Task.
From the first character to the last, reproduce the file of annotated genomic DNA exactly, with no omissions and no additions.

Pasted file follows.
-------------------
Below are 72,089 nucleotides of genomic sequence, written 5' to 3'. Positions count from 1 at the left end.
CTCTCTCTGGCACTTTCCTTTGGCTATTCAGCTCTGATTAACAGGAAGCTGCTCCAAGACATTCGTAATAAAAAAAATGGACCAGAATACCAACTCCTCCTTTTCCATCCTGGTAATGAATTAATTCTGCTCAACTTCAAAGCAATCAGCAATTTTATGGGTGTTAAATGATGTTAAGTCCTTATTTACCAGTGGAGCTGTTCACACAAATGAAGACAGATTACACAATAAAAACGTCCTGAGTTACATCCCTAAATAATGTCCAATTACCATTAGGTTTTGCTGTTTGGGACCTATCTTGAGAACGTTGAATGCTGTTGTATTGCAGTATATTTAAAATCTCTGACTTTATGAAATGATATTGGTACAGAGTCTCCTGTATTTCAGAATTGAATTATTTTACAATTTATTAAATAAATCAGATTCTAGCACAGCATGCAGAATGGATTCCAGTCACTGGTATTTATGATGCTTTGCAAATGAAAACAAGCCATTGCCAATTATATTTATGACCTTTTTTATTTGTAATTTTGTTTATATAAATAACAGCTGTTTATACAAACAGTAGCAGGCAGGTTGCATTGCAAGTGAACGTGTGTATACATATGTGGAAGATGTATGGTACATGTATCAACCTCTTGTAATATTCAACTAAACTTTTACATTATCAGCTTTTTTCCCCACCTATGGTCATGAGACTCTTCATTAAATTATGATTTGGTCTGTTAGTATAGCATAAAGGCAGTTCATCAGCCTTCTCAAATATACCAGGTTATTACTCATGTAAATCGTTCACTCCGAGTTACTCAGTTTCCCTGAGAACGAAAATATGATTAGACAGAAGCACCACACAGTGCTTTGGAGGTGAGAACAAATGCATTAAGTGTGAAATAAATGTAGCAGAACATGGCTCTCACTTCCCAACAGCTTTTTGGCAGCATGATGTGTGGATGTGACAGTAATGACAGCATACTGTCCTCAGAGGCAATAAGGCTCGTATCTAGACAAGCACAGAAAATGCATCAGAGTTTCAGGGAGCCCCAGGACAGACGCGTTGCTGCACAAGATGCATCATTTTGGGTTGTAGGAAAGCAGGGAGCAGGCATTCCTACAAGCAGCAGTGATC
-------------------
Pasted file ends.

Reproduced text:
Below are 72,089 nucleotides of genomic sequence, written 5' to 3'. Positions count from 1 at the left end.
CTCTCTCTGGCACTTTCCTTTGGCTATTCAGCTCTGATTAACAGGAAGCTGCTCCAAGACATTCGTAATAAAAAAAATGGACCAGAATACCAACTCCTCCTTTTCCATCCTGGTAATGAATTAATTCTGCTCAACTTCAAAGCAATCAGCAATTTTATGGGTGTTAAATGATGTTAAGTCCTTATTTACCAGTGGAGCTGTTCACACAAATGAAGACAGATTACACAATAAAAACGTCCTGAGTTACATCCCTAAATAATGTCCAATTACCATTAGGTTTTGCTGTTTGGGACCTATCTTGAGAACGTTGAATGCTGTTGTATTGCAGTATATTTAAAATCTCTGACTTTATGAAATGATATTGGTACAGAGTCTCCTGTATTTCAGAATTGAATTATTTTACAATTTATTAAATAAATCAGATTCTAGCACAGCATGCAGAATGGATTCCAGTCACTGGTATTTATGATGCTTTGCAAATGAAAACAAGCCATTGCCAATTATATTTATGACCTTTTTTATTTGTAATTTTGTTTATATAAATAACAGCTGTTTATACAAACAGTAGCAGGCAGGTTGCATTGCAAGTGAACGTGTGTATACATATGTGGAAGATGTATGGTACATGTATCAACCTCTTGTAATATTCAACTAAACTTTTACATTATCAGCTTTTTTCCCCACCTATGGTCATGAGACTCTTCATTAAATTATGATTTGGTCTGTTAGTATAGCATAAAGGCAGTTCATCAGCCTTCTCAAATATACCAGGTTATTACTCATGTAAATCGTTCACTCCGAGTTACTCAGTTTCCCTGAGAACGAAAATATGATTAGACAGAAGCACCACACAGTGCTTTGGAGGTGAGAACAAATGCATTAAGTGTGAAATAAATGTAGCAGAACATGGCTCTCACTTCCCAACAGCTTTTTGGCAGCATGATGTGTGGATGTGACAGTAATGACAGCATACTGTCCTCAGAGGCAATAAGGCTCGTATCTAGACAAGCACAGAAAATGCATCAGAGTTTCAGGGAGCCCCAGGACAGACGCGTTGCTGCACAAGATGCATCATTTTGGGTTGTAGGAAAGCAGGGAGCAGGCATTCCTACAAGCAGCAGTGATC